While the discounts may prompt those already shopping for a new vehicle to close the deal, the industry is grappling with a bigger question: Will the price promotions propel fresh shoppers into a faltering auto market?
General Motors and Ford Motor Co. are relying on new price discounts, including zero-percent financing.
"We're going back to necessity buying. People have been living outside their means. This is a reality check," said Dick Withnell, Dodge Division National Dealer Council chairman and owner of Withnell Dodge in Salem, Ore. "We will see necessity buyers and bargain hunters. Not spontaneous buyers who say, 'My car is three years old, and I think I should trade it in'."
GM began the round of incentives Wednesday, Sept. 19, announcing its "Keep America Rolling" campaign. The "Ford Drives America" program followed on Thursday, Sept. 20.
On late Friday afternoon, the Chrysler group had not matched GM's and Ford's programs. But after discussions with company executives Friday, Withnell said, "DaimlerChrysler will keep up with competitors. They said they are coming up with a new plan."
Toyota vehicle inventories were lean before the Sept. 11 attacks, and the company is not considering an incentive program, John McCandless, spokesman for Toyota Motor Sales U.S.A. Inc., said Friday.
In a letter to dealers, Bill Lovejoy, GM group vice president for sales, service and marketing, said GM market research shows "shoppers have been distracted but not abnormally so for the circumstances. Consumer credit application volumes are relatively steady at 80 percent of pre-attack levels."
Lovejoy said the zero-percent campaign is a response to President Bush's plea that consumers and business resume normal economic activity. Consumers need prodding to get out of the funk caused by the attack, he said.
By Friday morning last week, dealer Tony Castriota said the new incentives had led to the sale of three Chevrolet Cavaliers and a Chevrolet S10 pickup at Castriota Chevrolet Inc. in Pittsburgh.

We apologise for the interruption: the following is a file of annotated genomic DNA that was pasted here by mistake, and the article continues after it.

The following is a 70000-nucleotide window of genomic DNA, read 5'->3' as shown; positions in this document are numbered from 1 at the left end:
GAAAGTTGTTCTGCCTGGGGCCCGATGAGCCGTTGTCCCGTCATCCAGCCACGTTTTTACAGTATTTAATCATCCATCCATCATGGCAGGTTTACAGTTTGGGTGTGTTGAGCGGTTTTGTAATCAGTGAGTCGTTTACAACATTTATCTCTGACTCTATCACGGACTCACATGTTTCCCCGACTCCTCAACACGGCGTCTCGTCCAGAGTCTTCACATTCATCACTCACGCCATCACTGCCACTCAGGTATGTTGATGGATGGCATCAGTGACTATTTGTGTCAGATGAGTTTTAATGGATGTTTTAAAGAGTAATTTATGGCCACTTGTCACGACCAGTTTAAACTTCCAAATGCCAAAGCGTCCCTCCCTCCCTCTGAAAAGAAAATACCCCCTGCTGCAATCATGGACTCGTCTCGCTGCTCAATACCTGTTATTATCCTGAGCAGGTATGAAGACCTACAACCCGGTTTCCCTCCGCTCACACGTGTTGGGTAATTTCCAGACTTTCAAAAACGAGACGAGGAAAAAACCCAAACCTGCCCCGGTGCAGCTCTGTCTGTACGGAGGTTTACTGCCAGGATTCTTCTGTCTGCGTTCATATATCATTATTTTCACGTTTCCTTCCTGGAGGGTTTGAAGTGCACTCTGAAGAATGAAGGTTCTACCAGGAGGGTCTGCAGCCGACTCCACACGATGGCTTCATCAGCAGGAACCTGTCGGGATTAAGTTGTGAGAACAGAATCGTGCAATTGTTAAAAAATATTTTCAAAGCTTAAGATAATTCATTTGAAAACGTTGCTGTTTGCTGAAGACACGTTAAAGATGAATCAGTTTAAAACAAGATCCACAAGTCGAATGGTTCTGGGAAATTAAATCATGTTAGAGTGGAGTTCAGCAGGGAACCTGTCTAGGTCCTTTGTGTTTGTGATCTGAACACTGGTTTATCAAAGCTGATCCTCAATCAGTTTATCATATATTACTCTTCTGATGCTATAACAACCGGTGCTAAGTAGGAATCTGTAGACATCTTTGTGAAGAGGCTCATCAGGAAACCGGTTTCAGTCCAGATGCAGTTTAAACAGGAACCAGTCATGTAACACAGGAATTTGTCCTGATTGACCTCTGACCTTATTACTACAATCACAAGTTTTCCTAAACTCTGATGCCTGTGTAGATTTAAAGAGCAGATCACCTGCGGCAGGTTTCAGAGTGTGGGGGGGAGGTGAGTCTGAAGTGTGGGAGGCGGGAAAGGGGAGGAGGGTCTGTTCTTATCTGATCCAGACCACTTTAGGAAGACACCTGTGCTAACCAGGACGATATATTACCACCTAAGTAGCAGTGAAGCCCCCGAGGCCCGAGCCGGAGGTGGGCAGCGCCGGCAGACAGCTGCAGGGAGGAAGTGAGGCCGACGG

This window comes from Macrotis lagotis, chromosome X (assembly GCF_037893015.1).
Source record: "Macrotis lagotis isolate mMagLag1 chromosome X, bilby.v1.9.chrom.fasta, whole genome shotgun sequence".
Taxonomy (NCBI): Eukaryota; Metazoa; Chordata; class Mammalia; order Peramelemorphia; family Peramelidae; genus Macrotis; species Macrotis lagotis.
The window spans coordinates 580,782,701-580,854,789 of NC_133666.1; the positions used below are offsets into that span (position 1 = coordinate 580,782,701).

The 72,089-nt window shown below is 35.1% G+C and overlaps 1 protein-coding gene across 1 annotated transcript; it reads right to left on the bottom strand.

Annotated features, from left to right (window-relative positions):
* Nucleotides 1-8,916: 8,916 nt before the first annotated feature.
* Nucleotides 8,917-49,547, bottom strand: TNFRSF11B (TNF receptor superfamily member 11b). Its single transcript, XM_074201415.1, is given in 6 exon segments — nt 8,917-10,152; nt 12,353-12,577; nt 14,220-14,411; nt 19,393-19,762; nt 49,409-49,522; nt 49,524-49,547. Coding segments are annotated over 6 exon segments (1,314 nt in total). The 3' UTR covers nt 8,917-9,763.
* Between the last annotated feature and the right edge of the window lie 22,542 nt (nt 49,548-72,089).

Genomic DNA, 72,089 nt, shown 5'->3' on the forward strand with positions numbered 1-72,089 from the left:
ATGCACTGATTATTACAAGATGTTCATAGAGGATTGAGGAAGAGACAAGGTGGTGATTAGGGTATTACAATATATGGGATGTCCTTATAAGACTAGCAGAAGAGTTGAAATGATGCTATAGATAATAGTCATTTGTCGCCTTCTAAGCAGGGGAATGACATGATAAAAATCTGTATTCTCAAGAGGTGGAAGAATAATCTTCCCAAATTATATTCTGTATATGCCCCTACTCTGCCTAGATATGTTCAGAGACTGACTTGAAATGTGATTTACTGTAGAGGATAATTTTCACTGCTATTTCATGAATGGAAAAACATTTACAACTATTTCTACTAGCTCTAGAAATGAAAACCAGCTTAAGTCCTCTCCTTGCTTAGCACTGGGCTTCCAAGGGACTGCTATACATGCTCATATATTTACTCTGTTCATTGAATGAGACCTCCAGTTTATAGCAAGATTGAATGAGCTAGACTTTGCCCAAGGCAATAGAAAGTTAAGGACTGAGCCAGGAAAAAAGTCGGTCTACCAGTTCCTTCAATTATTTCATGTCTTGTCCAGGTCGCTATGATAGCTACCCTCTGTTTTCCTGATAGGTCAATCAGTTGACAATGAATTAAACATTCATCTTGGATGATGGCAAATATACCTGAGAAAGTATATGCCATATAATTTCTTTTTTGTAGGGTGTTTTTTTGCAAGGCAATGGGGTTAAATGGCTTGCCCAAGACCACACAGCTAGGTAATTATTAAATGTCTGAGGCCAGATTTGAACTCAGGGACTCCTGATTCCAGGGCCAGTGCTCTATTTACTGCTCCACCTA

"Our salespeople are going back and reviewing those who haven't bought yet, using the incentive to get them back into the showroom," Castriota said. He also created a cable TV commercial promoting $1,986 in interest savings on a $15,000 loan financed over 36 months at zero percent, compared with 7.9 percent.
Other dealers were spreading word of the promotion throughout their stores, not just the new-car showroom.
"We've instructed our service advisers to mention to customers that we have a fantastic program announced by GM," said Bill Miller, general manager of Ed Morse Cadillac in Brandon, Fla.
This week will give automakers and dealers a better measure of consumer response as the discount deals are advertised.
"GM's program will help people with good credit. If you've got money, you can't beat the deal," said Ron Blaylock, general manager of Evans Pontiac-GMC-Buick in Dallas, Texas. "Our market area is blue collar. Half of the people are upside down on the cars they want to trade in," he said, referring to consumers who owe more than the value of the vehicle.
Domestic automakers are hit hardest in economic hard times, said Doug Scott, an industry analyst with Allison-Fisher International Inc., based in Southfield, Mich. Typical buyers of domestic-made vehicles get nervous, pulling back during a weak economy, he said. Typical buyers of imported and luxury vehicles may pull back initially but return to the market more quickly, Scott said.
- Staff Reporters Dave Guilford, Julie Cantwell and Robert Sherekfin contributed to this report.